It seems every marketer aims to deliver agile marketing these days.
Admittedly, some of our team members have tried and failed at being agile marketers.
In order for you to avoid making the same agile marketing mistakes, here’s what we learned.
Why Agile Marketing Works
Because IT teams spend much of their time keeping up with the iterations of software (and hardware), they had to develop a simple way for team members to solve complex problems. Thus, “agile marketing” was born.
You may have heard of this referred to as, “scrum.” Scrum.org describes “scrum” as:
“Scrum is not a methodology. Scrum implements the scientific method of empiricism. Scrum replaces a programmed algorithmic approach with a heuristic one, with respect for people and self-organization to deal with unpredictability and solving complex problems. The below graphic represents Scrum in Action as described by Ken Schwaber and Jeff Sutherland in their book Software in 30 Days taking us from planning through software delivery.
Marketing departments that consider themselves agile are 3 times more likely to significantly grow market share, according to Marketer Gizmo.
Agile marketing is an all or nothing mindset, so don't expect it to work if you don't work it.Click To Tweet
Where We Went Wrong
One of ur team members went in with good intentions but failed miserably in the execution of her “sprint” or agile marketing mindset.
Her biggest mistake was not setting up an agile system, followed by documenting the method or disseminating this to the team. Agile marketing works when the whole system is followed.
While she set out to inform a client about the content that works best for engagement, she missed out on defining her entire plan.
The “sprint” needs 5 elements to work:
- A “scrum” master: This is just a really fancy way of saying the account manager, project manager, or project lead.
- Time-blocked sprints: A “sprint” is the amount of time you give your team to test or experiment with your marketing; usually somewhere between 2-6 weeks.
- Meetings: The project or account manager must meet with their team EVERY DAY (but only for about 10-15 minutes) to talk about what went well and what’s not going well. The issues or gaps the team finds should be addressed immediately.
- A system for tracking progress: Your team can do this the good old fashioned way, like with a whiteboard, but since we’re a remote team, we use Basecamp. Another online alternative is Trello.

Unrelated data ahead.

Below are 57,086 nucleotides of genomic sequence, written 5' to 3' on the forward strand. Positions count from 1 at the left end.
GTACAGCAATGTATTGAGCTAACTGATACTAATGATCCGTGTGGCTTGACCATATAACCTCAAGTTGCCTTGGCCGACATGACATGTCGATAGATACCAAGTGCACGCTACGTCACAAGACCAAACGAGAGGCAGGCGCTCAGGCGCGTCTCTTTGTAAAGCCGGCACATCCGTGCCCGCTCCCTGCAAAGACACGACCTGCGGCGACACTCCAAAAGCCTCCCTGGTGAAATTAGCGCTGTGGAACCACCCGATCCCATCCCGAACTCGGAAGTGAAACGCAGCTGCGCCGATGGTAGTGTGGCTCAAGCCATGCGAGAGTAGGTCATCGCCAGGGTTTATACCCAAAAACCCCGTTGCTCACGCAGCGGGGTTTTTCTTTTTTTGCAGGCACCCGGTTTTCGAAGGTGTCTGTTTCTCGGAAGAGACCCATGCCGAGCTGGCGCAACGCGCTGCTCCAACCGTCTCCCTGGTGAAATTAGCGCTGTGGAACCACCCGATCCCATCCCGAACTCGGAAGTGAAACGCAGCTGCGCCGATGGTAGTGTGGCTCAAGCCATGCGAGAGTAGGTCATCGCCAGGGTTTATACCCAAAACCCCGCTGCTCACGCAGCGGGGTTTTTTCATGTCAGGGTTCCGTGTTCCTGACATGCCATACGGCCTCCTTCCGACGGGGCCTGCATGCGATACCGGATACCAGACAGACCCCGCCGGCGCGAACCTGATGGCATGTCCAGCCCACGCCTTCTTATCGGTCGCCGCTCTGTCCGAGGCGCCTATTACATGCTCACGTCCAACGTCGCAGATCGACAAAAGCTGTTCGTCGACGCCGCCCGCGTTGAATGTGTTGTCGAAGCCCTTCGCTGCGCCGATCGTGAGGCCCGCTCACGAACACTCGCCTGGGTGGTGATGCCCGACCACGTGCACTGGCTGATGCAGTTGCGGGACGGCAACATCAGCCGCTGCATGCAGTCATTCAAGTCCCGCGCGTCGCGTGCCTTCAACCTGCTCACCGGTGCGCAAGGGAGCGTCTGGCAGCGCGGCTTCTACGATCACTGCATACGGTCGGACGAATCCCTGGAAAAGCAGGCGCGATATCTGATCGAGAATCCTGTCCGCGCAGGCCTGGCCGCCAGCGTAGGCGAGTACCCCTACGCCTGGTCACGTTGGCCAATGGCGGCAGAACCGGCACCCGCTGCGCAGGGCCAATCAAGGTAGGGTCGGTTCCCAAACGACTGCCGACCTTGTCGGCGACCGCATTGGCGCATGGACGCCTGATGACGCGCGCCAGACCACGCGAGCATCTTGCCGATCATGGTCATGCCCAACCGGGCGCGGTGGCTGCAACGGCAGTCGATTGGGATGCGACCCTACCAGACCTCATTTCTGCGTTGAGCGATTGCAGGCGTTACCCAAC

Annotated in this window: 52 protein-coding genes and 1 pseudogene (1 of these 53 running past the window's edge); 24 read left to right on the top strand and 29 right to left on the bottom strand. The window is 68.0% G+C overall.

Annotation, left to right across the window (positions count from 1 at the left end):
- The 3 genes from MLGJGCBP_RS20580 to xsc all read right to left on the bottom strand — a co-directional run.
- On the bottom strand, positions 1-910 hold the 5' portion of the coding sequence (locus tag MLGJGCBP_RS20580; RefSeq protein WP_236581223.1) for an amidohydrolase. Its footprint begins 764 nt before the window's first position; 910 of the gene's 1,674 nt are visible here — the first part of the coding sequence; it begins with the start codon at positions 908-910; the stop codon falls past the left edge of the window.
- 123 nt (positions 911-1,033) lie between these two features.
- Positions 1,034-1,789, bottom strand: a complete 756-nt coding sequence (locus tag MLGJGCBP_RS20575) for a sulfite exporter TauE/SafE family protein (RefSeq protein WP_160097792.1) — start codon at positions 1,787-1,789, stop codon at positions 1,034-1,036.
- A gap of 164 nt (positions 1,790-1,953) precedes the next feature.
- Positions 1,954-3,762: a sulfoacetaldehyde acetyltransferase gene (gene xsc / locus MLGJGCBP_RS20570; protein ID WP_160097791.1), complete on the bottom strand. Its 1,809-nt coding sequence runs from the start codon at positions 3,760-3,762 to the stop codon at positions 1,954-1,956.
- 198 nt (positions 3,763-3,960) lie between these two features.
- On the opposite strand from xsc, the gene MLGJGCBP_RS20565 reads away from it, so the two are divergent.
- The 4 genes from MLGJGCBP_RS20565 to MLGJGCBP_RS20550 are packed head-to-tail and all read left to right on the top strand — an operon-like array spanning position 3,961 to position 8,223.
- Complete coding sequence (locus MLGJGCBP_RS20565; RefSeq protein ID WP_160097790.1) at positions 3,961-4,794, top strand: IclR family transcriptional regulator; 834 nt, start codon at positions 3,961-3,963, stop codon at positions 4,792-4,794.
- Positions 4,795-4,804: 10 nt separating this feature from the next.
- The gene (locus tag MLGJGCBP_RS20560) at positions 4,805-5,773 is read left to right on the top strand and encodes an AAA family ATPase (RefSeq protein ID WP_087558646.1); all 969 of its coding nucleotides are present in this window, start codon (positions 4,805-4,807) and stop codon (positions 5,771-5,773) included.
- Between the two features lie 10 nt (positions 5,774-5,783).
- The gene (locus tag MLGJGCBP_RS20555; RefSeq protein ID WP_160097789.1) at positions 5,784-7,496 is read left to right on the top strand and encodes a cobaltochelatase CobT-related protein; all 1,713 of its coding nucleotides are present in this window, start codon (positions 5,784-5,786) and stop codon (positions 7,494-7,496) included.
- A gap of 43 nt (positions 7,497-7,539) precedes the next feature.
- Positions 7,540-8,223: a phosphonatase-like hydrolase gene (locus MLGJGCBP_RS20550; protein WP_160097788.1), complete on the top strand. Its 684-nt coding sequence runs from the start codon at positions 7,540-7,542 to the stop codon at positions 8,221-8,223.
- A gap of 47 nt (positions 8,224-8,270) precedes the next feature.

- Teamwork makes the dream work: While the account or project manager may be the “lead” on the sprint or test, it takes a village to executive marketing experiments — especially with ours, which dealt with content. Collaboration and communication are key for becoming an agile marketing team.
Unfortunately, our team member stopped at #1. She tried to lead and execute on her own, and didn’t stick to a system to get the experiment done.Your agile sprint will barely be a crawl if you don't follow the scrum method.Click To Tweet
Where We’ve Gone Right
While this particular sprint or project was executed poorly, we have managed to have success with a few agile marketing initiatives!
A couple major wins for us include when it comes to content marketing for our clients include:
- Using weekly seesaw reporting to better understand which content is performing best for clients
- Utilizing Sprout Social’s tagging feature to look at which messaging works best among certain audiences (and to track specific campaigns)
Due to our defined process and committed team members, we know we can get agile marketing right.
Agile Marketing Doesn’t Always Work
There are a number of things you need to create an agile marketing team, for instance:
- A clear goal
- Dedicated team members
- Data and analytics to prove or disprove your goal
- Technology (for capturing data and for tracking progress)
- A (short) timeframe in which to measure your results
If any one of those things is missing from your arsenal, it’s unlikely you’ll successfully pull off any sort of agile marketing.
But, the biggest thing you need is a group of dedicated people who are committed to getting the sprint done with efficiency and speed. AND, they must be talented enough to develop (and stick to) a system.
If you don’t, it’s best to leave agile marketing on the backburner for a while.
Just because it’s the shiny object of the moment doesn’t mean you have to create an agile marketing strategy. 😉
Have you tried agile marketing? How has it worked for you and your team? Let us know in the comments section below!
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